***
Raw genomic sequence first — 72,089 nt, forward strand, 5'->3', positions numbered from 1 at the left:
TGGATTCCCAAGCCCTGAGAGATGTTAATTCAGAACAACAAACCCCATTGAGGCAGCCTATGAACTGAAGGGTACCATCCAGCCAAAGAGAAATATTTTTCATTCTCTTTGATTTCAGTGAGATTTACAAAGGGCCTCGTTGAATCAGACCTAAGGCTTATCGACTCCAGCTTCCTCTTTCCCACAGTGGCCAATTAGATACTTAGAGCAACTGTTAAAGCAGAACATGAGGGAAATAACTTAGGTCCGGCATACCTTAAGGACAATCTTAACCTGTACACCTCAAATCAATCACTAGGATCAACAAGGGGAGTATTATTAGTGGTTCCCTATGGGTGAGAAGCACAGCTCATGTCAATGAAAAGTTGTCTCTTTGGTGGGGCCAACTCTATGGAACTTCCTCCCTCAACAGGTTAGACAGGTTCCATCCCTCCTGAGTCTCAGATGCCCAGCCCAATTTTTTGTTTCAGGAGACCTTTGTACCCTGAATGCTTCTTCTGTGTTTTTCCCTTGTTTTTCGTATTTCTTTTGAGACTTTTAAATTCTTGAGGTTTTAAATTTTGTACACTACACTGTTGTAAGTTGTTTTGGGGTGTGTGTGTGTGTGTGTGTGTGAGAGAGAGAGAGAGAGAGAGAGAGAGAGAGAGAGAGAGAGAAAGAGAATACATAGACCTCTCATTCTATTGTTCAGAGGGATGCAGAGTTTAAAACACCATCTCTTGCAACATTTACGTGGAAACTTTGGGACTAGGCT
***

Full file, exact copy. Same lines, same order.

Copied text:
Raw genomic sequence first — 72,089 nt, forward strand, 5'->3', positions numbered from 1 at the left:
TGGATTCCCAAGCCCTGAGAGATGTTAATTCAGAACAACAAACCCCATTGAGGCAGCCTATGAACTGAAGGGTACCATCCAGCCAAAGAGAAATATTTTTCATTCTCTTTGATTTCAGTGAGATTTACAAAGGGCCTCGTTGAATCAGACCTAAGGCTTATCGACTCCAGCTTCCTCTTTCCCACAGTGGCCAATTAGATACTTAGAGCAACTGTTAAAGCAGAACATGAGGGAAATAACTTAGGTCCGGCATACCTTAAGGACAATCTTAACCTGTACACCTCAAATCAATCACTAGGATCAACAAGGGGAGTATTATTAGTGGTTCCCTATGGGTGAGAAGCACAGCTCATGTCAATGAAAAGTTGTCTCTTTGGTGGGGCCAACTCTATGGAACTTCCTCCCTCAACAGGTTAGACAGGTTCCATCCCTCCTGAGTCTCAGATGCCCAGCCCAATTTTTTGTTTCAGGAGACCTTTGTACCCTGAATGCTTCTTCTGTGTTTTTCCCTTGTTTTTCGTATTTCTTTTGAGACTTTTAAATTCTTGAGGTTTTAAATTTTGTACACTACACTGTTGTAAGTTGTTTTGGGGTGTGTGTGTGTGTGTGTGTGTGAGAGAGAGAGAGAGAGAGAGAGAGAGAGAGAGAGAGAGAGAAAGAGAATACATAGACCTCTCATTCTATTGTTCAGAGGGATGCAGAGTTTAAAACACCATCTCTTGCAACATTTACGTGGAAACTTTGGGACTAGGCT